Scale back to scale up. Implementing innovative practices is complicated and labor intensive. Regional knowledge is necessary to help align external needs and resources with your own organizations’ demands and capacities. Networking locally is a great way to learn about a school, community or district, and to identify key stakeholders, funders, and advocates. But building this knowledge and these relationships takes staff, time, and energy. To address this challenge, CLI revisited their initial plan and decided to concentrate energy and resources on implementing the model deeply in four cities rather than spread themselves thinly across ten. According to Hunter, “we knew that in some communities, we didn’t have enough local influence, networking and outreach to raise the dollars and implement the model with fidelity. We were chasing dollars and our model was being compromised. Ultimately that compromises student achievement.” Instead, she says, “over time we hope to build our presence in and around our four hubs and eventually serve as a model for other communities as they scale to surrounding schools and districts.”

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Taking a Charter Network to Scale: IDEA Public Schools

The process of moving an educational innovation from a good idea to widespread effective implementation is far from straightforward, and no one has a magic formula for doing it. The W. T. Grant and Spencer Foundations, with help from the Forum for Youth Investment, have created a community composed of grantees in the federal Investing in Innovation (i3) program to share ideas and best practices. Our Success for All program participates in this community. In this space, I, in partnership with the Forum for Youth Investment, will highlight observations from the experiences of i3 grantees other than our own, in an attempt to share the thinking and experience of colleagues out on the front lines of evidence-based reform.

What are charter management organizations learning about scaling up their strategies?

Today’s post is based on a conversation between the Forum for Youth Investment and IDEA Public Schools’ Chief Human Assets Officer Audrey Hooks. She describes IDEA’s attempt to disseminate its guiding principles and knowledge, not just curriculum and materials.

IDEA Public Schools is a growing network of K-12 public charter schools serving more than 13,000 students in 28 schools throughout the Rio Grande Valley, Austin and San Antonio. In the Rio Grande Valley region of Texas, IDEA leads 12 primary and 12 secondary public charter schools, alongside 20 Independent School Districts. For their i3 project, they formed a partnership with the Pharr, San Juan and Alamo Independent School District (PSJA). Together, the goal is to reform the human capital systems in both districts (IDEA and PSJA), from onboarding principals and teachers to developing them as leaders and evaluating them. “What is unique about our i3 project is that both districts have very similar needs and we are meeting those needs through solutions that include similar components,” reports Hooks. “But as we have gone through the grant and gotten more sophisticated in our thinking, each district has customized and personalized our offerings based on the unique cultures of each organization.” The two districts had explored working together for years, and the i3 grant gave them the opportunity. In particular, it created the opportunity for each district to test out strategies to build capacity internally rather than bring in outside firms or consultants, and to build the necessary district infrastructure to support those changes.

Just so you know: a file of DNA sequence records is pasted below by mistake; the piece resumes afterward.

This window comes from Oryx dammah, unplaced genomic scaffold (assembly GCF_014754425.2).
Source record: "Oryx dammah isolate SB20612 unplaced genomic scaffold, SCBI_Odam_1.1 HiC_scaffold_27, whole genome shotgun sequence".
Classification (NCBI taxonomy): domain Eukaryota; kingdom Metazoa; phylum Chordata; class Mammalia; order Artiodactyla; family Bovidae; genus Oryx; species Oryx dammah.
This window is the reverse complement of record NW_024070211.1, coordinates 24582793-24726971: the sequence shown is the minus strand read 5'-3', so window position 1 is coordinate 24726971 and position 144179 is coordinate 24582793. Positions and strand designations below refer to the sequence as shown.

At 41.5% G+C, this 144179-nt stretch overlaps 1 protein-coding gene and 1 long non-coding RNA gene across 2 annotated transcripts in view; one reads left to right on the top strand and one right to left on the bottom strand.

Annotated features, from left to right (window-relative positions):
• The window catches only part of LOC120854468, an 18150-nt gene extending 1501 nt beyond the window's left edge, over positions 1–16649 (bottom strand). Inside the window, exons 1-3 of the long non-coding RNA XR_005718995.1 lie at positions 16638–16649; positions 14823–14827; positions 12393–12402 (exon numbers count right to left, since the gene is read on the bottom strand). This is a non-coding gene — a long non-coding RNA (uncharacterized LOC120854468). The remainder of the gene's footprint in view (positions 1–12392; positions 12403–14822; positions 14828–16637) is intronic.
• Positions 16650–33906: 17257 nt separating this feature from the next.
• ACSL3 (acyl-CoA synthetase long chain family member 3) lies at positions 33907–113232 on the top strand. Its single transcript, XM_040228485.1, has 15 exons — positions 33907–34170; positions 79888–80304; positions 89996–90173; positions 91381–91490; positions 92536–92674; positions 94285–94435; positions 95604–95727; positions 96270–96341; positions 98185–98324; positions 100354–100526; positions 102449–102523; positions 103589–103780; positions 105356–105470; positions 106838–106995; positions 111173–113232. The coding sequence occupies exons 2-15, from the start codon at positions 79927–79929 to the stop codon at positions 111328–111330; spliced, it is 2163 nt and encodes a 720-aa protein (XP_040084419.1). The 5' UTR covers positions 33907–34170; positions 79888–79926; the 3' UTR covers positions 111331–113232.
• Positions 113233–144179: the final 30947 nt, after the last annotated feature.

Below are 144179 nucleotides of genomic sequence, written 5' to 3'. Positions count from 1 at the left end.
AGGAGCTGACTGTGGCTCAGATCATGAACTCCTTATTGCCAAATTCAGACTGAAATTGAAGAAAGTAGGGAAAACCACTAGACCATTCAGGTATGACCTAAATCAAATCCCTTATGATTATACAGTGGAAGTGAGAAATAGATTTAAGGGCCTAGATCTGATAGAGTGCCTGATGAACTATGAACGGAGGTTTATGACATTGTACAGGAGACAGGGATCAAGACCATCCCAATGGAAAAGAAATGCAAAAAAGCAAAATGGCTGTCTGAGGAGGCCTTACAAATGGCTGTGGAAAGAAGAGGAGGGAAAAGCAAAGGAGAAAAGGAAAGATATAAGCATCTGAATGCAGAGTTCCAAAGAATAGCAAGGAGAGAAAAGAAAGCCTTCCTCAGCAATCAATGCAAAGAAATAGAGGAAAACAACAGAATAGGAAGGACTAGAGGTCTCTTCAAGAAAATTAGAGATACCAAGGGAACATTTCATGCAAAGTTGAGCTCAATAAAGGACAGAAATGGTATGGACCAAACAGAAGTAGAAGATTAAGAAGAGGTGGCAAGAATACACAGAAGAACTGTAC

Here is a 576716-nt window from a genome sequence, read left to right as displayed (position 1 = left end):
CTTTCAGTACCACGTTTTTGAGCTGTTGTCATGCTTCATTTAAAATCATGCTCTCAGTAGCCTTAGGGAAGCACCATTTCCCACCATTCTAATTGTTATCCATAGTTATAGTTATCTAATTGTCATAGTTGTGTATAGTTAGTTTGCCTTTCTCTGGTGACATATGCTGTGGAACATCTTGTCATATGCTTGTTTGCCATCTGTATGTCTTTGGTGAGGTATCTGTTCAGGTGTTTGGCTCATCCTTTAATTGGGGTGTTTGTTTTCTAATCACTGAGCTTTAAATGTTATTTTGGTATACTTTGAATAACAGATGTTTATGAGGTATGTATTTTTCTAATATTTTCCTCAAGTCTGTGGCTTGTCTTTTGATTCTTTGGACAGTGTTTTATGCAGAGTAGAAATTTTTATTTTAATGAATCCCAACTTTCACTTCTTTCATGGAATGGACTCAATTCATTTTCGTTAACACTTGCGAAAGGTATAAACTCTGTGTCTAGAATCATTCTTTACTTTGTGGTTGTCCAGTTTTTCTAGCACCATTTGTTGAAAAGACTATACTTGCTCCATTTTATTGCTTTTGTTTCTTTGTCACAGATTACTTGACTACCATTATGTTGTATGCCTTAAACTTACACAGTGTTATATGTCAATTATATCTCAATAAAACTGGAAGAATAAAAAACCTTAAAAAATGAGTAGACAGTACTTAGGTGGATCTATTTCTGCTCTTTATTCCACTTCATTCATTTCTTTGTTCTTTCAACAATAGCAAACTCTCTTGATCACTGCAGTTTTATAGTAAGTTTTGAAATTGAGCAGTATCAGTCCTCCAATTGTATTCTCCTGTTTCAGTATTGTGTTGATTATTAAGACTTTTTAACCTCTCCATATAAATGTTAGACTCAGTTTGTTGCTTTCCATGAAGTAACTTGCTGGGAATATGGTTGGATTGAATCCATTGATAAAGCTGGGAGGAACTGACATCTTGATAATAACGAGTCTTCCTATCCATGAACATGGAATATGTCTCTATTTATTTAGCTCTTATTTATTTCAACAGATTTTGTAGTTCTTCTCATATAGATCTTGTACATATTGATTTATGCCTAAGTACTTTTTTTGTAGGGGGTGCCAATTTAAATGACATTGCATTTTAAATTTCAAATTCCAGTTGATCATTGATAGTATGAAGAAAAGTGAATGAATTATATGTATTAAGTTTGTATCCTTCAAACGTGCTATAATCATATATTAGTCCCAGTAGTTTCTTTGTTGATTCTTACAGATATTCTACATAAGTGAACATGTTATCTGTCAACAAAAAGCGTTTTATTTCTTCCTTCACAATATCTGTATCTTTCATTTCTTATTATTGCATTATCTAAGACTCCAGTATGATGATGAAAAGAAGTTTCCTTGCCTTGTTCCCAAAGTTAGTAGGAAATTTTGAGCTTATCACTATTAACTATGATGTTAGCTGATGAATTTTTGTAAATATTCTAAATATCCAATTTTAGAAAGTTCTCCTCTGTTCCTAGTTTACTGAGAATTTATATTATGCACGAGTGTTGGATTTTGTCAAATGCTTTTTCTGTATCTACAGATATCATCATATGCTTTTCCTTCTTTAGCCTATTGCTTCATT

Over the course of this work, one of the key lessons that IDEA and PSJA have learned about scaling is that ideas and best practices are more important than specific curriculum and training modules. According to Hooks:

The first thing we had to do was come together as a partnership to decide what we actually believed was most important to scale. Was it most important that adopters use the exact modules of our curriculum with fidelity? No, we decided. Instead we have a set of human capital principles that we think are the most important to get out there.

Those principles, gleaned from two years of doing this work, include:

1. Clearly define teacher and leader excellence. Use the definitions in every stage of the human capital pipeline – to hire the right people, onboard and train them, evaluate their performance, and make promotion decisions. 
It sounds simple says Hooks, but in reality, it is not a practice most districts follow. Hooks: